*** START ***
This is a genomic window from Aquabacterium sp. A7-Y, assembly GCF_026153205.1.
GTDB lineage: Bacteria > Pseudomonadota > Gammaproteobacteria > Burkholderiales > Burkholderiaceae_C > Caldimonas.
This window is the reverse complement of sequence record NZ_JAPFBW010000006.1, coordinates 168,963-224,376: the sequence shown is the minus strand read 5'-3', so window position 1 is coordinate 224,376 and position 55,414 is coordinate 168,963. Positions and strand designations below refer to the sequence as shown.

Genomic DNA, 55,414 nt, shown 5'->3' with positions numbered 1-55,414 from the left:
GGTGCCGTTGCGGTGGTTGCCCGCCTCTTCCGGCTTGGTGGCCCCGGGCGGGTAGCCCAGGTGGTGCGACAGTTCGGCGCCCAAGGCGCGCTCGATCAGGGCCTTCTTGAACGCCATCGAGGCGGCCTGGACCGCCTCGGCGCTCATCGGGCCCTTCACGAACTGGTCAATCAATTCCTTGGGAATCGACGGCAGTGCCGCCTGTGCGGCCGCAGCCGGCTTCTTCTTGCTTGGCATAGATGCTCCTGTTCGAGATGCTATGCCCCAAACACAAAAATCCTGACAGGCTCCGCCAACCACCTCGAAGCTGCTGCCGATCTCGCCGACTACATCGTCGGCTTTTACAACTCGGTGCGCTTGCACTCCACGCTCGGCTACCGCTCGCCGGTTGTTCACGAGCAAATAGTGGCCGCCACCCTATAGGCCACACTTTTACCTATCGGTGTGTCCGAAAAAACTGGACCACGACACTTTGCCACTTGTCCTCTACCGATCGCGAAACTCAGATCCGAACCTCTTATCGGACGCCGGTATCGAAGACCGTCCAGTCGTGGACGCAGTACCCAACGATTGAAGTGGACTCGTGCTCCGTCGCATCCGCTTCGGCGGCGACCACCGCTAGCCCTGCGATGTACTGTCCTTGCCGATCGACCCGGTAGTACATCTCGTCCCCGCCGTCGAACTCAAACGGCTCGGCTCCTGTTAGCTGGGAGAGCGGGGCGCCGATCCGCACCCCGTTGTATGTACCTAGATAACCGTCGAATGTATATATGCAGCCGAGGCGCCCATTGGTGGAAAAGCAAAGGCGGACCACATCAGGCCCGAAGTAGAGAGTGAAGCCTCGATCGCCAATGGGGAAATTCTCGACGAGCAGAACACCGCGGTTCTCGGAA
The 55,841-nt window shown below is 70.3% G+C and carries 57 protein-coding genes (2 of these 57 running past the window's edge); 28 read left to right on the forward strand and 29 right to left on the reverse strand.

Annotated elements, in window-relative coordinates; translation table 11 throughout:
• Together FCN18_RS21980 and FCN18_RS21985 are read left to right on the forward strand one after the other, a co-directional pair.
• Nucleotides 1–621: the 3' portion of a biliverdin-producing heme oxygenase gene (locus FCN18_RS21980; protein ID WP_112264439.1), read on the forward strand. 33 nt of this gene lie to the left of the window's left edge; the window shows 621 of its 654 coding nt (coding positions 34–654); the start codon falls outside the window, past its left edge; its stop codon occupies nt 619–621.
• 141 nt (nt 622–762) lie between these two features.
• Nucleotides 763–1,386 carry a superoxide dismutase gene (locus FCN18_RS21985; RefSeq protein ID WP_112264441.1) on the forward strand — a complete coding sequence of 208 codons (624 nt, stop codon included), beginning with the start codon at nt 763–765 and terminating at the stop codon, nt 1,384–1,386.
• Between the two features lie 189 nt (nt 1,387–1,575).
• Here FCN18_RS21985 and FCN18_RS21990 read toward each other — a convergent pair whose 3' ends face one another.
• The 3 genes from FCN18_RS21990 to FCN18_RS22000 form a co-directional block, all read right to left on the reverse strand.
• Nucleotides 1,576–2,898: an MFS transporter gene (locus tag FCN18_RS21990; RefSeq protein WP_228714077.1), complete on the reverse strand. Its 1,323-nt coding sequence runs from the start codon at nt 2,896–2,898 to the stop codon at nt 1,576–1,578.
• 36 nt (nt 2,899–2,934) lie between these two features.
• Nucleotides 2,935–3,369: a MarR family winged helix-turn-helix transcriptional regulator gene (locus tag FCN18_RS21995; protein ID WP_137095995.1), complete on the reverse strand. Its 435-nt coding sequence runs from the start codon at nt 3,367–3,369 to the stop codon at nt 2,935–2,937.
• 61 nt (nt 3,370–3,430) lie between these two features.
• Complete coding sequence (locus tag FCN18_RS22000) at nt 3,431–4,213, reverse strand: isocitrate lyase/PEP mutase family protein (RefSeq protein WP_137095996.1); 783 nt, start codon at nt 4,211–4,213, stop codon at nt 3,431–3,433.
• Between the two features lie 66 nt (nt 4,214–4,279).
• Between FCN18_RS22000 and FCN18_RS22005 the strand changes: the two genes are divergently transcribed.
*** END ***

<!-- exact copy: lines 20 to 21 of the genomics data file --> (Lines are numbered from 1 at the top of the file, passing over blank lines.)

• Between the two features lie 66 nt (nt 4,214–4,279).
• Between FCN18_RS22000 and FCN18_RS22005 the strand changes: the two genes are divergently transcribed.